Structural, technical and legislative changes are essential for holistic electoral reforms in Malaysia, but it is also crucial to change the people’s attitude towards politics, writes Khoo Ying Hooi.
In early March, I took part in an electoral reform workshop in a public university in Kuala Lumpur. The two-day workshop was extremely enriching.
But one thing I noticed: when we spoke about reforms in Malaysia, we had a tendency to ignore the role of people in general. I feel the people’s participation in providing feedback in the reform process is often neglected.
Under the Pakatan Harapan (PH) administration, we witnessed the inclusion of members of the electoral reform movement Bersih 2.0 into the Electoral Reform Committee. Bersih 2.0 resource officer Zoe Randhawa was also appointed a member of the Election Commission.
Although continual engagement is encouraged and should be applauded, other civil society groups such as groups working for women, people with disabilities and youth should also be included. The outreach should be as wide-ranging as possible.
Since the PH government came into power, the Electoral Reform Committee consulted with various groups all over the country. But it remains to be seen how many of the recommendations will be included in the final electoral reform proposals and whether they will be inclusive.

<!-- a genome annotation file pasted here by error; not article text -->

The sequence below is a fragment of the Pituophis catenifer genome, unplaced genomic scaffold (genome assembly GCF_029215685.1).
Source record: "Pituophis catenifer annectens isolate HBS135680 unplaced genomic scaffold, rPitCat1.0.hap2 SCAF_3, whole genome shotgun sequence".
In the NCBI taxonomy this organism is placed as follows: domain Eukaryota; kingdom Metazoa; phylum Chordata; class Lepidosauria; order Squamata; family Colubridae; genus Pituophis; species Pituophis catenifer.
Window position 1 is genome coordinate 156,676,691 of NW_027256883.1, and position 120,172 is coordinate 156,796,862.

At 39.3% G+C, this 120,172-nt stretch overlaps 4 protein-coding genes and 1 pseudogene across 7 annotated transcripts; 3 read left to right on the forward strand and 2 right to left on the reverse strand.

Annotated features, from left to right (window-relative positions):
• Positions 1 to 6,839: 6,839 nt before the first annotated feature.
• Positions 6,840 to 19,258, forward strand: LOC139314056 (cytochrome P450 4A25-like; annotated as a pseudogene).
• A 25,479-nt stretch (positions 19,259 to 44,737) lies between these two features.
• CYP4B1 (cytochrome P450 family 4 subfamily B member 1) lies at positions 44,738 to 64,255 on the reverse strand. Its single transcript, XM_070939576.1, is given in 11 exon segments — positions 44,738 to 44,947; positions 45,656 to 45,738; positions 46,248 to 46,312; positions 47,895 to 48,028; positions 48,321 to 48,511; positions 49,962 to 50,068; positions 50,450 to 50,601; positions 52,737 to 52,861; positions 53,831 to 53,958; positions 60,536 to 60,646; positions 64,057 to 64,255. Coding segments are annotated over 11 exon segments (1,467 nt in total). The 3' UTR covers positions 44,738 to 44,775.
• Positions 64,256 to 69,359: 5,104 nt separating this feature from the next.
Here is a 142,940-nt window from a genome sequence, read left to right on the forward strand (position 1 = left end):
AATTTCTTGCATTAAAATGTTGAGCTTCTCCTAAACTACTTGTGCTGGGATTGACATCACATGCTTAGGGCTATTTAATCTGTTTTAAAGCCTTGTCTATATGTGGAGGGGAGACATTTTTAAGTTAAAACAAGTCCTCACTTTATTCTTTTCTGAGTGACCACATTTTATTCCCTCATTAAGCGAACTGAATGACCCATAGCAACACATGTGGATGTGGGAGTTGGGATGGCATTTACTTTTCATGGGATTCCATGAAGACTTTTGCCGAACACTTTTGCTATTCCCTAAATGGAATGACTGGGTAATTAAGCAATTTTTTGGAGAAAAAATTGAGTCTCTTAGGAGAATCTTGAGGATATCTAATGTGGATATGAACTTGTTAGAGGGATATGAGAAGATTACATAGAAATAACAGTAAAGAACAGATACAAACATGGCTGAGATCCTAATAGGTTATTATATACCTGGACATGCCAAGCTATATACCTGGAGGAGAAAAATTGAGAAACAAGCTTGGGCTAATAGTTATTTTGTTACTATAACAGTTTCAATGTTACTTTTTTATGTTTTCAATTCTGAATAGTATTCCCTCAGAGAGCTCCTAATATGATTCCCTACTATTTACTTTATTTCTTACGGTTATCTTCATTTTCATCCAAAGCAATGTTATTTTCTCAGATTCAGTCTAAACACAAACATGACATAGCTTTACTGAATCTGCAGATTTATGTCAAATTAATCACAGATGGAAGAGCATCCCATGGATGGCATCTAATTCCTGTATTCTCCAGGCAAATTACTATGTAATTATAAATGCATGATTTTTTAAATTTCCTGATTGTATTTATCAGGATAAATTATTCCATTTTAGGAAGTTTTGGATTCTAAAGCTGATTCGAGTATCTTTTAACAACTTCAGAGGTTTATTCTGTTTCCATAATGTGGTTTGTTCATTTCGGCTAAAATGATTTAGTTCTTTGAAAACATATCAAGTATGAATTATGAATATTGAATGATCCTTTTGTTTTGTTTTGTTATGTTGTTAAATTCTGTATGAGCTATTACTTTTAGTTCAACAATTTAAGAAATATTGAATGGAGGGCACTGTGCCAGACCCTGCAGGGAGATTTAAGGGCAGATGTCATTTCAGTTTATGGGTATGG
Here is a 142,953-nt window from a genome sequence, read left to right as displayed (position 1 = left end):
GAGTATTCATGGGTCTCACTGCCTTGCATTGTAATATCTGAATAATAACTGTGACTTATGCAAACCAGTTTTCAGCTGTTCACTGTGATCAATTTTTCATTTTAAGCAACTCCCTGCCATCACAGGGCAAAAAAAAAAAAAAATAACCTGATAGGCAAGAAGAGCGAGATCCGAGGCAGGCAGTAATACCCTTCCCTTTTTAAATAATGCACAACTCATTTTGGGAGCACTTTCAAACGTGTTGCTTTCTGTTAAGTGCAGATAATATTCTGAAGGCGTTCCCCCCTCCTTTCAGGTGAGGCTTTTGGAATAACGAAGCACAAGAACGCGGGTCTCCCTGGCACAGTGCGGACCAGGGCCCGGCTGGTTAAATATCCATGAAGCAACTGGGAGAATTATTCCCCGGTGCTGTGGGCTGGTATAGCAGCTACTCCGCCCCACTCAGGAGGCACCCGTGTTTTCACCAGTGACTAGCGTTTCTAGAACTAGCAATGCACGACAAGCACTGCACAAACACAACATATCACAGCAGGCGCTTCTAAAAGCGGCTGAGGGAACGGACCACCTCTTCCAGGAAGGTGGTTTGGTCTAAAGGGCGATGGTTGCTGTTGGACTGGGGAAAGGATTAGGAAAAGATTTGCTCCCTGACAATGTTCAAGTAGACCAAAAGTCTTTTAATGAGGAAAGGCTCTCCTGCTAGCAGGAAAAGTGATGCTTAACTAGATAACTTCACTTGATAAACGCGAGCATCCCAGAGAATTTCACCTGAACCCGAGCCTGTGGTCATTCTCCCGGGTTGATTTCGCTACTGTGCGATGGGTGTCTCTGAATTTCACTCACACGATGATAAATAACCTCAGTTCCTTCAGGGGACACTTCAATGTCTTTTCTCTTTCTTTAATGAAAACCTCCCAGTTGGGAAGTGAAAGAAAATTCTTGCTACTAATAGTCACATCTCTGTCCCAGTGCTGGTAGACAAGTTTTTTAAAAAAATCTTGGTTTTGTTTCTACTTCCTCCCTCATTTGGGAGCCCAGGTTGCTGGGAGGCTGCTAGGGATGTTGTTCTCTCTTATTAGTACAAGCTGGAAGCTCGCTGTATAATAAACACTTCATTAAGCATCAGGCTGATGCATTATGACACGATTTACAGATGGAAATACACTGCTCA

How can civil society and the general public be included more effectively in the consultation process? There is no perfect electoral system, and existing ones can be easily manipulated. Our challenge then is to ensure that the people’s interests remain paramount and that manipulation is prevented.
As we learned from the fall of the PH government and the subsequent installation of the Perikatan Nasional (PN) government, the political fate of Malaysians seems to rest on 222 members of Parliament and the king.
In our political scenario, voters apparently only play a meaningful role every five years or so when a general election is held. So we need to explore ways to adopt a more bottom-up approach in the overall electoral process.
One clear lesson that emerged from the political fiasco was that “politicians without integrity” can, through their actions, bring down a government that was legitimately voted in. It is as if the people’s mandate does not really matter and governments can rise or fall based on the chosen alignment of elected representatives.
In view of this experience, it is crucial to promote and disseminate voter education. Voter literacy will equip voters with knowledge of their rights and entitlements. Elected representatives owe a fiduciary duty to their voters and should not be allowed to switch affiliations at their whims and fancies.
The Electoral Reform Committee should also look seriously into reintroducing local council elections, thus returning the “third vote” to Malaysians. Local government elections coupled with greater devolution of powers would decentralise the enormous powers now vested in Putrajaya.
Electoral reforms alone cannot be effective unless other institutional reforms are also addressed. We must repeal oppressive laws such as the Sedition Act and laws that allow detention without trial such as the Security Offences (Special Measures) Act (Sosma). Reforms must also ensure a clear separation of powers between the three branches of government: the executive, the legislature and the judiciary. And these reforms must be comprehensive to be effective.